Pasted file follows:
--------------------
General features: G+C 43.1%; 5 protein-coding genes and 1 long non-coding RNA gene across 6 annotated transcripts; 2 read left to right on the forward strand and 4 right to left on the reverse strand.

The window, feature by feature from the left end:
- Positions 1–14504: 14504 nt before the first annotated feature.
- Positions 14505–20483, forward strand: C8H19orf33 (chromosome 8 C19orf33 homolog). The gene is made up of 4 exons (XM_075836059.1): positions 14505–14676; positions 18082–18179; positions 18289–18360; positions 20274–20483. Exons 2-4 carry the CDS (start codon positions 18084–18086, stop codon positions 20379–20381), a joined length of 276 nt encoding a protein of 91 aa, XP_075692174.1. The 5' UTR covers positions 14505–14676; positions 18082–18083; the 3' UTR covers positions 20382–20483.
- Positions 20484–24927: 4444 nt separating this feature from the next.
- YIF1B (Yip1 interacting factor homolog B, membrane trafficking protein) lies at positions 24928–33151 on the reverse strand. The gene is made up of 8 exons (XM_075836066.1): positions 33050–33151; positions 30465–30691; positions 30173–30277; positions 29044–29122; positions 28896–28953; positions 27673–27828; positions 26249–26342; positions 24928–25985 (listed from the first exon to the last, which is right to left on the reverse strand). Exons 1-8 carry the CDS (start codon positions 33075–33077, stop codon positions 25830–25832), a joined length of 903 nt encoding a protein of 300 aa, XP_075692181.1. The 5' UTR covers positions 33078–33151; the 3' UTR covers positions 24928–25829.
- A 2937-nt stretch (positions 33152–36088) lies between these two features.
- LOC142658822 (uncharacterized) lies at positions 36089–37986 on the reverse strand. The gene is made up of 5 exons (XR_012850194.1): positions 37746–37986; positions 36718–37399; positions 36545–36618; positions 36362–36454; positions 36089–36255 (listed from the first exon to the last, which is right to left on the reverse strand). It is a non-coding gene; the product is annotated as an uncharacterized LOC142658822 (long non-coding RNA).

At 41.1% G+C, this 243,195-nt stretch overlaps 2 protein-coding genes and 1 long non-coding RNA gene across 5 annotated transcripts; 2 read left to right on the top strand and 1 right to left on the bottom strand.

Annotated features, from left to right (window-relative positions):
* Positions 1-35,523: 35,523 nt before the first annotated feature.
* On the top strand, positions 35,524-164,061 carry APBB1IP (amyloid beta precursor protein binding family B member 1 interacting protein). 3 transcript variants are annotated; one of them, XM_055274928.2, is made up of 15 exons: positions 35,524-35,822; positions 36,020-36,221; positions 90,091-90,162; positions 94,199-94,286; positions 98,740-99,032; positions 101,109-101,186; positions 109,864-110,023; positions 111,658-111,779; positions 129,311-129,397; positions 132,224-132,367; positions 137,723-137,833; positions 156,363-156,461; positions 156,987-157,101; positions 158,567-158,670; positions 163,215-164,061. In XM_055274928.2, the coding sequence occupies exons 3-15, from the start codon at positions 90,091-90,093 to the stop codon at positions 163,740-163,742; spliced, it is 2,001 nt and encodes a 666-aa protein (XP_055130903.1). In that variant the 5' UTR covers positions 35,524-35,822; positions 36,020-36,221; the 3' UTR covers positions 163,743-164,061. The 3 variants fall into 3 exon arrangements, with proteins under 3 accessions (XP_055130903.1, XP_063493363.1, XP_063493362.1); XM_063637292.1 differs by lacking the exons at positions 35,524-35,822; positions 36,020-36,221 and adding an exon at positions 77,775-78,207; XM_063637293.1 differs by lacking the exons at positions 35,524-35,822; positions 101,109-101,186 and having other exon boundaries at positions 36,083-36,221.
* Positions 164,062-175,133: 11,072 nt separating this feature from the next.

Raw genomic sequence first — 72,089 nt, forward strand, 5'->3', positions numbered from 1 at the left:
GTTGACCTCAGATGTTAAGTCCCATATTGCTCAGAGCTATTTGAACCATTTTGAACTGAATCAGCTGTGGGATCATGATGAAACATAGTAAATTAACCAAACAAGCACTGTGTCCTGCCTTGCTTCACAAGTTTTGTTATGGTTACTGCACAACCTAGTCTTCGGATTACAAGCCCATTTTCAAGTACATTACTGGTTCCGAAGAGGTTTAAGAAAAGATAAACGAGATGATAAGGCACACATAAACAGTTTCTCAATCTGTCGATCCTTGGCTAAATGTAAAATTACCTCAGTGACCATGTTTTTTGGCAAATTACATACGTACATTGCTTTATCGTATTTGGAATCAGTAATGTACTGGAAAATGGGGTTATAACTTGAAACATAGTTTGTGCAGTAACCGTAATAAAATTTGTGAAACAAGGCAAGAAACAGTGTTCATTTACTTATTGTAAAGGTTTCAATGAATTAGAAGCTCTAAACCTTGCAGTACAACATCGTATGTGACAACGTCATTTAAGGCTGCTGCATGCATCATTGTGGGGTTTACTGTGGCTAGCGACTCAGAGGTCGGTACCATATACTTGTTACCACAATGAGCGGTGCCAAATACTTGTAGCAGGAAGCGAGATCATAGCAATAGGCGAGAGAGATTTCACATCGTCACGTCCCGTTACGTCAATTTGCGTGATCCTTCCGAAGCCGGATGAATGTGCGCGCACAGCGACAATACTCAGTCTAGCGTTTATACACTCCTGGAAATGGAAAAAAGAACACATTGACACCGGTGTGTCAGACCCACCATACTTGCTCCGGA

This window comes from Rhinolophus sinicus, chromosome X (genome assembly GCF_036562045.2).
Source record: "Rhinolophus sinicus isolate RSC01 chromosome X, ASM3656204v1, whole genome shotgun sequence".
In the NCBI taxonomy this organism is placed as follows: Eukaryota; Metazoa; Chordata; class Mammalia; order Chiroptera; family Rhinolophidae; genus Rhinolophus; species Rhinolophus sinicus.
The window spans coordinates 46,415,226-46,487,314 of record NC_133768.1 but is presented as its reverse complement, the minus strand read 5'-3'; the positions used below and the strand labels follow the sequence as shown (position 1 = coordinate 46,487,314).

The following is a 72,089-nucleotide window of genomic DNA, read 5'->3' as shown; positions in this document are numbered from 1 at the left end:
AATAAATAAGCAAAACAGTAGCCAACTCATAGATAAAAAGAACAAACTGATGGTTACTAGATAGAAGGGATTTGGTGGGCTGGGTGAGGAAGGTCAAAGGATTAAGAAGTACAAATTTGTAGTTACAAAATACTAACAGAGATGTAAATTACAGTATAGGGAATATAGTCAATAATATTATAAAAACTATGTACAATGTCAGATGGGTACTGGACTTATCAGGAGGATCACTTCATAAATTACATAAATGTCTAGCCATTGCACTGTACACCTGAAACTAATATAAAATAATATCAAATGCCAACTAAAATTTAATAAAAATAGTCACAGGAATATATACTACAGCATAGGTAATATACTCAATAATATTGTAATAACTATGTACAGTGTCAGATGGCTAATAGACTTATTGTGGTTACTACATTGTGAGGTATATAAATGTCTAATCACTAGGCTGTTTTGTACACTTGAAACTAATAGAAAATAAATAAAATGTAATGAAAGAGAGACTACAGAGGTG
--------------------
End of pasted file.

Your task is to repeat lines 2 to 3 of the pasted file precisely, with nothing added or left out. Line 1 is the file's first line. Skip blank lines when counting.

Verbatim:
The window, feature by feature from the left end:
- Positions 1–14504: 14504 nt before the first annotated feature.